A few get the opportunity to go on sabbaticals and retreats. Jesus is reported to have gone on retreats when he prayed alone. The transfiguration in Mark, when he went with Peter, James and John up a mountain, has been interpreted as Jesus' way of seeking his "second wind" in the light of what lay before him at Jerusalem. Sr. Rosario Battung and her group of nuns did not go to Palanan in 1977 for a retreat but I really believe that what they experienced there with the Dumagats, in their mutual affirmation of personhood, was a totally unexpected new "surge" of the spirit, a "rushing" of Life's wind.

How about the majority of people who have to face the nitty-gritty14 details of struggling through today? How about those who will never, ever, get the luxury of a sabbatical leave or even a weekend free? How about the people who have to confront the violence of poverty as a daily experience of life? Where do they get their first, or second, or third wind?

The religious leaders in Jesus' time accused him of being a "drunkard and a glutton" no doubt because he loved to host fellowship meals in the home he stayed in. He loved attending weddings and other community gatherings. Most of his parables centered on these gatherings. It is within the struggling communities' celebrations, not outside, that we receive this "rush" of life.15

Tired and weary, laborers on strike at EMI16 sit down together to have a round of drinks. It is here where people share their frustrations, their dreams, their hopes--amidst the bubbles of beer and the cigarette smoke--that the spirit blows. Soon they are back in the picketlines.17 Empowered by the brew? I do not think so.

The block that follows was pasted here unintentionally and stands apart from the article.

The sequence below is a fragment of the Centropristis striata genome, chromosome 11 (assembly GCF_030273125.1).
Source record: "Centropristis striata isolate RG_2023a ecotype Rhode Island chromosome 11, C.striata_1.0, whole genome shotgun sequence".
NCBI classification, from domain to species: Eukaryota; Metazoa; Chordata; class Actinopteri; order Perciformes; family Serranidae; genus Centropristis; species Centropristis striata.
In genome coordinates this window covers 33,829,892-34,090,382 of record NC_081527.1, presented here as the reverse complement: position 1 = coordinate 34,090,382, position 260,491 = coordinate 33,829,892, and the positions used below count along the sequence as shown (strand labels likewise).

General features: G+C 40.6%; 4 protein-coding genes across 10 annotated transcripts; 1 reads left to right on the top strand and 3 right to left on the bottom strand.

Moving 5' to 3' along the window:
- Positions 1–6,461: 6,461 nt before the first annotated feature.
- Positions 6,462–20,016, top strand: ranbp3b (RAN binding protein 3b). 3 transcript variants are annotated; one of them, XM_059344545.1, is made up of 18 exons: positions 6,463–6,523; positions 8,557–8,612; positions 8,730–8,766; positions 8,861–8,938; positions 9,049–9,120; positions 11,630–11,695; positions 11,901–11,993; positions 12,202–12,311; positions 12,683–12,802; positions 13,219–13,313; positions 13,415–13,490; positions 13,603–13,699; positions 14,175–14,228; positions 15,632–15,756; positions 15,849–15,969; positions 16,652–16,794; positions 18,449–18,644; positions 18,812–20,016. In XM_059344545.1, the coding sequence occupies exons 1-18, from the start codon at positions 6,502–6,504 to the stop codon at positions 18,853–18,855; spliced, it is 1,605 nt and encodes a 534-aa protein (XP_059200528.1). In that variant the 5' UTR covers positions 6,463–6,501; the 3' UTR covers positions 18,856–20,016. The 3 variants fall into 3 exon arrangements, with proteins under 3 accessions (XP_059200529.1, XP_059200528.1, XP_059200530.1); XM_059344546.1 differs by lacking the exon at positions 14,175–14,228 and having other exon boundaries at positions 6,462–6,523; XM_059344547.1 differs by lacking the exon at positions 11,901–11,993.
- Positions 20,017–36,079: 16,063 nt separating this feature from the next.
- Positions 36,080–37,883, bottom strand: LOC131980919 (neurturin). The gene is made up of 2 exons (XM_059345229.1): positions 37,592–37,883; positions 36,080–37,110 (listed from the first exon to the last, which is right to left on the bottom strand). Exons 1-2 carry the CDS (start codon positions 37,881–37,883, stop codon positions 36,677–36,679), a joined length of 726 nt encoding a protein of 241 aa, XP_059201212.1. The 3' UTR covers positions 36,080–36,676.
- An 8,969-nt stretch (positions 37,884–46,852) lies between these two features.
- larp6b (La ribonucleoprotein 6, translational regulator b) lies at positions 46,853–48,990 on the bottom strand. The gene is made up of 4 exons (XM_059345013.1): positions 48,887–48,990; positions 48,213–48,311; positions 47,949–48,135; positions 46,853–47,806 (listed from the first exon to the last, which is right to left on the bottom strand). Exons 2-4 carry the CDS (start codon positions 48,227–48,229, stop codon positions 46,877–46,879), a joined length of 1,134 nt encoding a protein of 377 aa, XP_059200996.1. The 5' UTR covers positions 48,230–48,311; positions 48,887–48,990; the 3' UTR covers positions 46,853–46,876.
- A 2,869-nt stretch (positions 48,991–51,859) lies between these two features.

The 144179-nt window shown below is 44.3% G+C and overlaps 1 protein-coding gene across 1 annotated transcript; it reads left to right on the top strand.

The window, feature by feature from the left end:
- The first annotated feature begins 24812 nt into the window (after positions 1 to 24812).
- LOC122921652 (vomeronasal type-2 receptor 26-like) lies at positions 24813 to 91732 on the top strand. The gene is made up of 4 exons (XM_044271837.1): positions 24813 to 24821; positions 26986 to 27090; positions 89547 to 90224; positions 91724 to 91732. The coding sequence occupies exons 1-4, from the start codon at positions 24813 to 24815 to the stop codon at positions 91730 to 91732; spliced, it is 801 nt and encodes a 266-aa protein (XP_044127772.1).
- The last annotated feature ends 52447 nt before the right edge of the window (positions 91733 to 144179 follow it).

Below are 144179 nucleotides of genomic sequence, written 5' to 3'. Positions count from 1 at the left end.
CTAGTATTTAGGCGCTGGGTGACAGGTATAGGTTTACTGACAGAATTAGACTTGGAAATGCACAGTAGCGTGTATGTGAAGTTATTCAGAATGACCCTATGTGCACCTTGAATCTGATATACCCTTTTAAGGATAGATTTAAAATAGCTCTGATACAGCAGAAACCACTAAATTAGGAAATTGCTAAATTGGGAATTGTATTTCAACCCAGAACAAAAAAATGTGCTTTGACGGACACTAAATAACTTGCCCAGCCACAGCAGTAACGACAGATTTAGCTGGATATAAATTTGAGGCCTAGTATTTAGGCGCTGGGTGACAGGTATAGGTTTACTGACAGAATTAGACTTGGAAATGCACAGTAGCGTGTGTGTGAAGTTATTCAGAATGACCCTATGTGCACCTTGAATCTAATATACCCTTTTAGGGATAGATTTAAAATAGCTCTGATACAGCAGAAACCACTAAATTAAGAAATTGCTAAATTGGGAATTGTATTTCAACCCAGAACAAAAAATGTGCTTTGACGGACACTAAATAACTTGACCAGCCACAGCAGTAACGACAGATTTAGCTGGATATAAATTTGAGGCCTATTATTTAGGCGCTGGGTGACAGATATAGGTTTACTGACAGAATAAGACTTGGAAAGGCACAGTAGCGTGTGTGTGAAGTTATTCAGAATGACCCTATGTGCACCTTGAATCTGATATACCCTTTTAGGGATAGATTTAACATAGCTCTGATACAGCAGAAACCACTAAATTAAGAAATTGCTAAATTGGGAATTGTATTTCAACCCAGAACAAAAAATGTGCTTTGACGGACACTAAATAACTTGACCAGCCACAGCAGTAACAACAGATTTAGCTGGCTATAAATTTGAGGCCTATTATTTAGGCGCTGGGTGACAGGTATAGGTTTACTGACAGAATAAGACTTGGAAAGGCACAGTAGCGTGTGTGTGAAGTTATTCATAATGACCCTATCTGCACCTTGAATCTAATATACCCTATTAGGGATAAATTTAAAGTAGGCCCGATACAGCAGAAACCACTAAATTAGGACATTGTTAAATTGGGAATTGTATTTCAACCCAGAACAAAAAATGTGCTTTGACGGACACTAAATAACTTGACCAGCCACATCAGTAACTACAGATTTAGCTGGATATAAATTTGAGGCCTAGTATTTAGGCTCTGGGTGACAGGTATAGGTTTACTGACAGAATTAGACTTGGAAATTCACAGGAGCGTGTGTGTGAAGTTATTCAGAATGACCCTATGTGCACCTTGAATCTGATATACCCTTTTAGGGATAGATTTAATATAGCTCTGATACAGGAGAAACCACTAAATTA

High school students attending Lean Alejandro's18 funeral march stop for a little rest. A few are ready to quit because of the heat. Some are ready to quit because of the long 20-kilometer march. A lot more are ready to quit because of the presence of truncheon-wielding police. They share a loaf of bread. It is not much but everyone gets to have a bite. And they continue. Strengthened by the dough? I do not think so.

An NPA19 guerilla comes home in the cover of darkness to visit his family. His wife has taken care of their children alone for years. She is afraid for her husband, afraid for their children. He too is afraid. In the stillness of the night, they make love. And for one single moment the fear disappears. He leaves. She stays. The fears come back but now they are a little bit stronger to face them.